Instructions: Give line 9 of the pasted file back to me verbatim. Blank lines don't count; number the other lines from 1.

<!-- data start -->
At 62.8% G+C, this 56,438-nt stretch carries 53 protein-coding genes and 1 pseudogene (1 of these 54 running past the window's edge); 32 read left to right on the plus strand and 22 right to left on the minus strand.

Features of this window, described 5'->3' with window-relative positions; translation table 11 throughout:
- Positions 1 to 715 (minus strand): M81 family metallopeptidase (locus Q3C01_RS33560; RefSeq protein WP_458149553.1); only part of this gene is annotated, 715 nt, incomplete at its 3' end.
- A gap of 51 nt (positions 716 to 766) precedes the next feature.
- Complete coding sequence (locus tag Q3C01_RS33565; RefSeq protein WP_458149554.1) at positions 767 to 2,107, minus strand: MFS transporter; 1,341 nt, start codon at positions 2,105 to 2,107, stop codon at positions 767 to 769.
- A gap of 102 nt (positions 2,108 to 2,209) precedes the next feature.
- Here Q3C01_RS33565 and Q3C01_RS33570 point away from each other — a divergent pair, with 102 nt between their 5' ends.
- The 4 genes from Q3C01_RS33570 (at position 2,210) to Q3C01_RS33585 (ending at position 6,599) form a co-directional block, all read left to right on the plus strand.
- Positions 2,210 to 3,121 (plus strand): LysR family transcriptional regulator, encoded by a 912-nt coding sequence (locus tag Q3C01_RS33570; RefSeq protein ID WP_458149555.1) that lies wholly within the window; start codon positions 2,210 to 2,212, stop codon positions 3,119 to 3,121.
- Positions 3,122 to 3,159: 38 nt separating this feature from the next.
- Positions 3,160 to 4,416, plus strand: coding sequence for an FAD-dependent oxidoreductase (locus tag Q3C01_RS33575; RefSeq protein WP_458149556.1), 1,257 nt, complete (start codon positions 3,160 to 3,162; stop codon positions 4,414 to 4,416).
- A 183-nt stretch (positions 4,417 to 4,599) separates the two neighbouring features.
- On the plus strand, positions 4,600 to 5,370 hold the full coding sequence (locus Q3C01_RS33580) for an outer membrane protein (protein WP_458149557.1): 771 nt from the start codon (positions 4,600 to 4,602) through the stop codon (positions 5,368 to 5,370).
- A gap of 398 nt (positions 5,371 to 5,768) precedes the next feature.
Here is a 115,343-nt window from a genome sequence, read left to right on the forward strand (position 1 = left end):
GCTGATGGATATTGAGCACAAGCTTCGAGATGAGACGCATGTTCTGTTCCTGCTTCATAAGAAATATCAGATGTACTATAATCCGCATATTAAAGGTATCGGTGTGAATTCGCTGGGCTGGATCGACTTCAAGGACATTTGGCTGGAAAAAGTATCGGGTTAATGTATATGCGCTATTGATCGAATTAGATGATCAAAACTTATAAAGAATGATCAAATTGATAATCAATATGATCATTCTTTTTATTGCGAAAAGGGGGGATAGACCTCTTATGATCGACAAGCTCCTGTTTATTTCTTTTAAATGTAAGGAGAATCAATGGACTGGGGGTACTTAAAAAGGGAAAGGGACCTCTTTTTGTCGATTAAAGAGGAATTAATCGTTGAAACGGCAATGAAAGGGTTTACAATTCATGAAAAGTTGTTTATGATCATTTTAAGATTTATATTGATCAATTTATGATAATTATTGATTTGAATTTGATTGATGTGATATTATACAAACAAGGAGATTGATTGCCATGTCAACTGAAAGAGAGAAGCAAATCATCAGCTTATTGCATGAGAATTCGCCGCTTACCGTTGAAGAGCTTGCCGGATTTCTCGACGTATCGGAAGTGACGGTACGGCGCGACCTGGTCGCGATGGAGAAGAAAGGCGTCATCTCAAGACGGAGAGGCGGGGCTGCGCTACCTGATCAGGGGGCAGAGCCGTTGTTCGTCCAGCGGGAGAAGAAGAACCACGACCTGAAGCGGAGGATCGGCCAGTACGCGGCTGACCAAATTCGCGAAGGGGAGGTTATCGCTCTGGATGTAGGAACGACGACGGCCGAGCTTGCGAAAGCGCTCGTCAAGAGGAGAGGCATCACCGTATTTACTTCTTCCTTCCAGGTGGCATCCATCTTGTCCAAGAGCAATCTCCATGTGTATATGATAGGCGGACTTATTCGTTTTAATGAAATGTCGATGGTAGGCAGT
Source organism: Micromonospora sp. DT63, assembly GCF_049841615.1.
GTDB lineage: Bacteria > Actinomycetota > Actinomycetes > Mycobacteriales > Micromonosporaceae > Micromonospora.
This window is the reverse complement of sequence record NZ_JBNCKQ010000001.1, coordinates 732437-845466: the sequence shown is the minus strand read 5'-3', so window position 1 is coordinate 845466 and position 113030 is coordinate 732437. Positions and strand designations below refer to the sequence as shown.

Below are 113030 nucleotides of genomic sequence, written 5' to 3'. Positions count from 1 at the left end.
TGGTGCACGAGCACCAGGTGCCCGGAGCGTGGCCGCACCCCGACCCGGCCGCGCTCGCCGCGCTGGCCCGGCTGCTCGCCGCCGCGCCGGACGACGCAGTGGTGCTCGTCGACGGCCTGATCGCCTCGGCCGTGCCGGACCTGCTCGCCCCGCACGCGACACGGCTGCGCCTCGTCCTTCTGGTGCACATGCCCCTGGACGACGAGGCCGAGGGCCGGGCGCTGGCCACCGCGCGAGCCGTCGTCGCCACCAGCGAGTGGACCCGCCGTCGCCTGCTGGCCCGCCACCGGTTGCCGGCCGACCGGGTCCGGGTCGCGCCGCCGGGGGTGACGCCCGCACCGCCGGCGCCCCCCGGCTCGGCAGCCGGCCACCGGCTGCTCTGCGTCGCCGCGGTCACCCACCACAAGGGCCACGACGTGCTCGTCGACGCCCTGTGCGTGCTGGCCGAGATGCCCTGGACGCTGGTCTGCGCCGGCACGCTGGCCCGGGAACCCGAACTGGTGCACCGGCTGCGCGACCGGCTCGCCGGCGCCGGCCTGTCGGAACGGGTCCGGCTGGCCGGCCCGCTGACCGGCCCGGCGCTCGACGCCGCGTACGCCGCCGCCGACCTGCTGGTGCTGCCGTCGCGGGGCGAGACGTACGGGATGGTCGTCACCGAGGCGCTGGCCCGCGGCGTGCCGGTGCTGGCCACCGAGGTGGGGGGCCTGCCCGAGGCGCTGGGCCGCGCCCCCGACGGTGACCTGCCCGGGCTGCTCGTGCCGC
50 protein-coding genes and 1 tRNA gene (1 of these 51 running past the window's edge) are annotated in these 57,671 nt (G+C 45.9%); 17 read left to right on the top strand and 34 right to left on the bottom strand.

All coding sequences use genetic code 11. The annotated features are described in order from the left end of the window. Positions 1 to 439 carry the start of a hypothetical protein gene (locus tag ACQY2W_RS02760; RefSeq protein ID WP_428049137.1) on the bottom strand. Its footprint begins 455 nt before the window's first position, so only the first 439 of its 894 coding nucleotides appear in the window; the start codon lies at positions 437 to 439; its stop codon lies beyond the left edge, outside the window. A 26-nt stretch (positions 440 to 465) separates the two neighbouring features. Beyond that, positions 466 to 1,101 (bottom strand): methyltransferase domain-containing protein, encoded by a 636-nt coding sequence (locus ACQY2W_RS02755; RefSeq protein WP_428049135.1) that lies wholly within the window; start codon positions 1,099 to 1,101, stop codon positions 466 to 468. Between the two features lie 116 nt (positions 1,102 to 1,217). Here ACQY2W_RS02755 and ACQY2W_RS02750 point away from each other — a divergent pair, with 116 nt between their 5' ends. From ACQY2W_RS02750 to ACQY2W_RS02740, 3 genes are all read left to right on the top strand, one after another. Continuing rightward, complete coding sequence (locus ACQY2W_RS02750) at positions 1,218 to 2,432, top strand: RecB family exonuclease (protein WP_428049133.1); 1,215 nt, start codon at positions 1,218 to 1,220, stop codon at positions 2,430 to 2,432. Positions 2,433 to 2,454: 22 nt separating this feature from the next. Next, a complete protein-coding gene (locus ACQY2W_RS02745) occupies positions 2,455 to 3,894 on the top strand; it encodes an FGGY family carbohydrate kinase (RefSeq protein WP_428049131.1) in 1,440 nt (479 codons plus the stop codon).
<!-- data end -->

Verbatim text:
- Positions 2,210 to 3,121 (plus strand): LysR family transcriptional regulator, encoded by a 912-nt coding sequence (locus tag Q3C01_RS33570; RefSeq protein ID WP_458149555.1) that lies wholly within the window; start codon positions 2,210 to 2,212, stop codon positions 3,119 to 3,121.